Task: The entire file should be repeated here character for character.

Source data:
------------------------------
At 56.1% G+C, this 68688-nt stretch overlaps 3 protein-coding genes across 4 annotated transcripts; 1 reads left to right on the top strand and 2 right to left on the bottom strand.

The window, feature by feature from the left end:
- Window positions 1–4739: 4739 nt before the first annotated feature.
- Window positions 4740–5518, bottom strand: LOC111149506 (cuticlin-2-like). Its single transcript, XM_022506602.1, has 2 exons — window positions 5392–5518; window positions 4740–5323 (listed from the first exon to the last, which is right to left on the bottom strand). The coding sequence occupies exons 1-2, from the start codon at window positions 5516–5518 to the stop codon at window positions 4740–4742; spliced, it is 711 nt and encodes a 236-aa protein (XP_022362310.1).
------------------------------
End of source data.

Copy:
At 56.1% G+C, this 68688-nt stretch overlaps 3 protein-coding genes across 4 annotated transcripts; 1 reads left to right on the top strand and 2 right to left on the bottom strand.

The window, feature by feature from the left end:
- Window positions 1–4739: 4739 nt before the first annotated feature.
- Window positions 4740–5518, bottom strand: LOC111149506 (cuticlin-2-like). Its single transcript, XM_022506602.1, has 2 exons — window positions 5392–5518; window positions 4740–5323 (listed from the first exon to the last, which is right to left on the bottom strand). The coding sequence occupies exons 1-2, from the start codon at window positions 5516–5518 to the stop codon at window positions 4740–4742; spliced, it is 711 nt and encodes a 236-aa protein (XP_022362310.1).